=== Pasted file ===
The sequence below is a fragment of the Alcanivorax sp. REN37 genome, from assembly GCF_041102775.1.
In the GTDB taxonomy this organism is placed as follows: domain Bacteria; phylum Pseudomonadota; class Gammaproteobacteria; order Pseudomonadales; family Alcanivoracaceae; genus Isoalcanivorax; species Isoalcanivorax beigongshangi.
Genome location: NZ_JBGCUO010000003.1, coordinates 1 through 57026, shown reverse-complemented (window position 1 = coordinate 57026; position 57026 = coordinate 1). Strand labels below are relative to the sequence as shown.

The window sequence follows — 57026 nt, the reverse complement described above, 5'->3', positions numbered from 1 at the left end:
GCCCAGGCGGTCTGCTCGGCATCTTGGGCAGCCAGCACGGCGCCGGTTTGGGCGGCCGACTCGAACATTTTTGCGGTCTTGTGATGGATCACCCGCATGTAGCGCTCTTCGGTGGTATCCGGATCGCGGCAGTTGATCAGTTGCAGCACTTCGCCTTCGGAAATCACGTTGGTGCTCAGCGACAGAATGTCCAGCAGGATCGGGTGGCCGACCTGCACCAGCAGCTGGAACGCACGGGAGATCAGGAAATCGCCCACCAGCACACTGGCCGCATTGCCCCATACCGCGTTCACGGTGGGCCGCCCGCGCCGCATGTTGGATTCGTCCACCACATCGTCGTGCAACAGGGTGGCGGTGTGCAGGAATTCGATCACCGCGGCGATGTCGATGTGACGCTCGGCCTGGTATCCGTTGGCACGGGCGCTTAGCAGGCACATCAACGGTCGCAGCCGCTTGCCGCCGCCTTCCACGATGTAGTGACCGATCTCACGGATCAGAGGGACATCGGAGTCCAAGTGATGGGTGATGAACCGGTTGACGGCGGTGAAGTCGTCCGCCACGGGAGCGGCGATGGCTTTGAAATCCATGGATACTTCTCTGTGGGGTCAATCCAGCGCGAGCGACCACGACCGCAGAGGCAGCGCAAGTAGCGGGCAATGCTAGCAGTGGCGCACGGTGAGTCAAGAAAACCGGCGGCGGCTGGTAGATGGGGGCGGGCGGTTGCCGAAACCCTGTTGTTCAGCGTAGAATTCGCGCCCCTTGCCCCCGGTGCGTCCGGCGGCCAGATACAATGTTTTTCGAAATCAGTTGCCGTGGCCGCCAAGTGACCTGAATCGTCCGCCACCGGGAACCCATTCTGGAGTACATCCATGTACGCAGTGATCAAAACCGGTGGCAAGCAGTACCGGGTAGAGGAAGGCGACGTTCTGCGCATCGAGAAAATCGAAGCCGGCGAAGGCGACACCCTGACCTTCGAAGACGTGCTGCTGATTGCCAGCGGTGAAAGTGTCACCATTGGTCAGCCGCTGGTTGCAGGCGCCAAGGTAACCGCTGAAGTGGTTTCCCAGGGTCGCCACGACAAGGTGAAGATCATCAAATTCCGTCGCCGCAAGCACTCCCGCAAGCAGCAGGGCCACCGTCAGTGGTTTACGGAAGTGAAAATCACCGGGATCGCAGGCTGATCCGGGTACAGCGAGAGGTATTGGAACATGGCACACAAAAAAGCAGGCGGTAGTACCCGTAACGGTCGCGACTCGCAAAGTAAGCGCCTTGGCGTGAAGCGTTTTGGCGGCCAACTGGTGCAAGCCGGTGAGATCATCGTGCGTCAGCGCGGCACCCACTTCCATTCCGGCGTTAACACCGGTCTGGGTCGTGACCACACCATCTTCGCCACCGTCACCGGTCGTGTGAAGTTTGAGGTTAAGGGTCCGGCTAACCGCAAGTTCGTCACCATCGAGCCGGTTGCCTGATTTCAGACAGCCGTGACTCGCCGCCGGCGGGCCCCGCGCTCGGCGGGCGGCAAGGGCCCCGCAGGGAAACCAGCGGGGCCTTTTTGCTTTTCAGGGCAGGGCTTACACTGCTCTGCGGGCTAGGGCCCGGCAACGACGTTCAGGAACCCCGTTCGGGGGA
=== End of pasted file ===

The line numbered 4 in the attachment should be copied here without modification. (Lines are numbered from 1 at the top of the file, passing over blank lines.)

The window sequence follows — 57026 nt, the reverse complement described above, 5'->3', positions numbered from 1 at the left end: